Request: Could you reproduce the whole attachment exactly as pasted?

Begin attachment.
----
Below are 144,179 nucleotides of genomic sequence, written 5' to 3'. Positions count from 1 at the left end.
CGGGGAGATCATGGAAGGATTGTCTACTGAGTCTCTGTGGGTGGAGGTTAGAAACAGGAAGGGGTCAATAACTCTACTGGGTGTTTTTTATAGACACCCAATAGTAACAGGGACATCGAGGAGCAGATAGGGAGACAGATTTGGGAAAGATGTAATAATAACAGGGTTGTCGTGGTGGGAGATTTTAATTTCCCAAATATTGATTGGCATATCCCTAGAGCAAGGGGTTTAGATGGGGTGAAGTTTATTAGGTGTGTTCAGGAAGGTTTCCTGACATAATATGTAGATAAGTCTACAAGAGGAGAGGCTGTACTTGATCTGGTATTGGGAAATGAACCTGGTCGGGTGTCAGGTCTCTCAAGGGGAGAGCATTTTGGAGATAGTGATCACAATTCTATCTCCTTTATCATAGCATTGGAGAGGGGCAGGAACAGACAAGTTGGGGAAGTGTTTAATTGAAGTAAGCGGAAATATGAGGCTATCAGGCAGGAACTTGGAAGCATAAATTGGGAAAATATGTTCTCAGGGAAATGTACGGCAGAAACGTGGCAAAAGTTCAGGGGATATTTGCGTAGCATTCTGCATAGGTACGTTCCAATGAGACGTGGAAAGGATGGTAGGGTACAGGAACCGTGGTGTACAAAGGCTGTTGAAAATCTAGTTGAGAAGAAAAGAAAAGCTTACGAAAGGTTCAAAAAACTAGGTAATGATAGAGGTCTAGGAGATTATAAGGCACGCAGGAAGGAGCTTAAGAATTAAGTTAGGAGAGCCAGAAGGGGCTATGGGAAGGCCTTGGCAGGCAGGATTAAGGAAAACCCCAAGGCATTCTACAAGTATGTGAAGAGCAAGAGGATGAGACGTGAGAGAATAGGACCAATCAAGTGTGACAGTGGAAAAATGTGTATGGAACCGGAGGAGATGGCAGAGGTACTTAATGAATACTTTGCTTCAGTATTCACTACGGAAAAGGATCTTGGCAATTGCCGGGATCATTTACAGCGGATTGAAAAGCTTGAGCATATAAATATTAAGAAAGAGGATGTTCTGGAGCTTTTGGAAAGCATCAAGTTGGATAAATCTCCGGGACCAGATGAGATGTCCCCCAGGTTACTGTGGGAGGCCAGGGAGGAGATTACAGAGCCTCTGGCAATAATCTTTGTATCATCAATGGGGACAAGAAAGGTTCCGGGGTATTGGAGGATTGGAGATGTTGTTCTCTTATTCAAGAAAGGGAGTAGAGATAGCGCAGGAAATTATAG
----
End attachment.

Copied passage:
Below are 144,179 nucleotides of genomic sequence, written 5' to 3'. Positions count from 1 at the left end.
CGGGGAGATCATGGAAGGATTGTCTACTGAGTCTCTGTGGGTGGAGGTTAGAAACAGGAAGGGGTCAATAACTCTACTGGGTGTTTTTTATAGACACCCAATAGTAACAGGGACATCGAGGAGCAGATAGGGAGACAGATTTGGGAAAGATGTAATAATAACAGGGTTGTCGTGGTGGGAGATTTTAATTTCCCAAATATTGATTGGCATATCCCTAGAGCAAGGGGTTTAGATGGGGTGAAGTTTATTAGGTGTGTTCAGGAAGGTTTCCTGACATAATATGTAGATAAGTCTACAAGAGGAGAGGCTGTACTTGATCTGGTATTGGGAAATGAACCTGGTCGGGTGTCAGGTCTCTCAAGGGGAGAGCATTTTGGAGATAGTGATCACAATTCTATCTCCTTTATCATAGCATTGGAGAGGGGCAGGAACAGACAAGTTGGGGAAGTGTTTAATTGAAGTAAGCGGAAATATGAGGCTATCAGGCAGGAACTTGGAAGCATAAATTGGGAAAATATGTTCTCAGGGAAATGTACGGCAGAAACGTGGCAAAAGTTCAGGGGATATTTGCGTAGCATTCTGCATAGGTACGTTCCAATGAGACGTGGAAAGGATGGTAGGGTACAGGAACCGTGGTGTACAAAGGCTGTTGAAAATCTAGTTGAGAAGAAAAGAAAAGCTTACGAAAGGTTCAAAAAACTAGGTAATGATAGAGGTCTAGGAGATTATAAGGCACGCAGGAAGGAGCTTAAGAATTAAGTTAGGAGAGCCAGAAGGGGCTATGGGAAGGCCTTGGCAGGCAGGATTAAGGAAAACCCCAAGGCATTCTACAAGTATGTGAAGAGCAAGAGGATGAGACGTGAGAGAATAGGACCAATCAAGTGTGACAGTGGAAAAATGTGTATGGAACCGGAGGAGATGGCAGAGGTACTTAATGAATACTTTGCTTCAGTATTCACTACGGAAAAGGATCTTGGCAATTGCCGGGATCATTTACAGCGGATTGAAAAGCTTGAGCATATAAATATTAAGAAAGAGGATGTTCTGGAGCTTTTGGAAAGCATCAAGTTGGATAAATCTCCGGGACCAGATGAGATGTCCCCCAGGTTACTGTGGGAGGCCAGGGAGGAGATTACAGAGCCTCTGGCAATAATCTTTGTATCATCAATGGGGACAAGAAAGGTTCCGGGGTATTGGAGGATTGGAGATGTTGTTCTCTTATTCAAGAAAGGGAGTAGAGATAGCGCAGGAAATTATAG